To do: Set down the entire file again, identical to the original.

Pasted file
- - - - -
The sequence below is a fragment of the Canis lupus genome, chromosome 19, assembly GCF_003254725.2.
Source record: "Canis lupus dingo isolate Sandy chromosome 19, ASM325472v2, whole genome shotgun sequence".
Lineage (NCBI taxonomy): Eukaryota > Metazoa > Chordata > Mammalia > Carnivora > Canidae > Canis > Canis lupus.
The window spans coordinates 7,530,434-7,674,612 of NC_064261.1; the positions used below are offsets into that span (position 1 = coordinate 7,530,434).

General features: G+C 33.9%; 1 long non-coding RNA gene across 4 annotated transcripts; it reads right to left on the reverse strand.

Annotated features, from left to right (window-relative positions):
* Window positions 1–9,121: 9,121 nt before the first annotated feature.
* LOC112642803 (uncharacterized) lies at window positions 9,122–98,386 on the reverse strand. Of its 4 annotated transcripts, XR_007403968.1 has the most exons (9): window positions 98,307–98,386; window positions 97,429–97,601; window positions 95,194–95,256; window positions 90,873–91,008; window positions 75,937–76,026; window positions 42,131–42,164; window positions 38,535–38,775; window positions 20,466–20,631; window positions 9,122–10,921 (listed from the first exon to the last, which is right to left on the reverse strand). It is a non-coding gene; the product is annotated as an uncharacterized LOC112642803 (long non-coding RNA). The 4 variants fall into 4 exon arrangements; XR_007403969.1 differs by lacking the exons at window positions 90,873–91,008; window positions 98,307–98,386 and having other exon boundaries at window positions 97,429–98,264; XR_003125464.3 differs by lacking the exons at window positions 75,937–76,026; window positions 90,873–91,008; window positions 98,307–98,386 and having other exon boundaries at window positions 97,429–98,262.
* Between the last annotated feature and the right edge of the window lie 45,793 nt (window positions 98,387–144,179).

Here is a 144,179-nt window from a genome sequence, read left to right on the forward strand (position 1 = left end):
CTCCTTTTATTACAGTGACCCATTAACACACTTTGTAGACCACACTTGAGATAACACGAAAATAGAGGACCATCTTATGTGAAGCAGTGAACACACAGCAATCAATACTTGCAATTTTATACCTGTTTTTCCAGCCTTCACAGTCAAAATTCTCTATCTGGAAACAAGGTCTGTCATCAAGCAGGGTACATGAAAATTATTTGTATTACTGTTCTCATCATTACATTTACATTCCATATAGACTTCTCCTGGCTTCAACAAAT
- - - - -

The sequence below is a fragment of the Canis lupus genome, chromosome 19, assembly GCF_003254725.2.
Source record: "Canis lupus dingo isolate Sandy chromosome 19, ASM325472v2, whole genome shotgun sequence".
Lineage (NCBI taxonomy): Eukaryota > Metazoa > Chordata > Mammalia > Carnivora > Canidae > Canis > Canis lupus.
The window spans coordinates 7,530,434-7,674,612 of NC_064261.1; the positions used below are offsets into that span (position 1 = coordinate 7,530,434).

General features: G+C 33.9%; 1 long non-coding RNA gene across 4 annotated transcripts; it reads right to left on the reverse strand.

Annotated features, from left to right (window-relative positions):
* Window positions 1–9,121: 9,121 nt before the first annotated feature.
* LOC112642803 (uncharacterized) lies at window positions 9,122–98,386 on the reverse strand. Of its 4 annotated transcripts, XR_007403968.1 has the most exons (9): window positions 98,307–98,386; window positions 97,429–97,601; window positions 95,194–95,256; window positions 90,873–91,008; window positions 75,937–76,026; window positions 42,131–42,164; window positions 38,535–38,775; window positions 20,466–20,631; window positions 9,122–10,921 (listed from the first exon to the last, which is right to left on the reverse strand). It is a non-coding gene; the product is annotated as an uncharacterized LOC112642803 (long non-coding RNA). The 4 variants fall into 4 exon arrangements; XR_007403969.1 differs by lacking the exons at window positions 90,873–91,008; window positions 98,307–98,386 and having other exon boundaries at window positions 97,429–98,264; XR_003125464.3 differs by lacking the exons at window positions 75,937–76,026; window positions 90,873–91,008; window positions 98,307–98,386 and having other exon boundaries at window positions 97,429–98,262.
* Between the last annotated feature and the right edge of the window lie 45,793 nt (window positions 98,387–144,179).

Here is a 144,179-nt window from a genome sequence, read left to right on the forward strand (position 1 = left end):
CTCCTTTTATTACAGTGACCCATTAACACACTTTGTAGACCACACTTGAGATAACACGAAAATAGAGGACCATCTTATGTGAAGCAGTGAACACACAGCAATCAATACTTGCAATTTTATACCTGTTTTTCCAGCCTTCACAGTCAAAATTCTCTATCTGGAAACAAGGTCTGTCATCAAGCAGGGTACATGAAAATTATTTGTATTACTGTTCTCATCATTACATTTACATTCCATATAGACTTCTCCTGGCTTCAACAAAT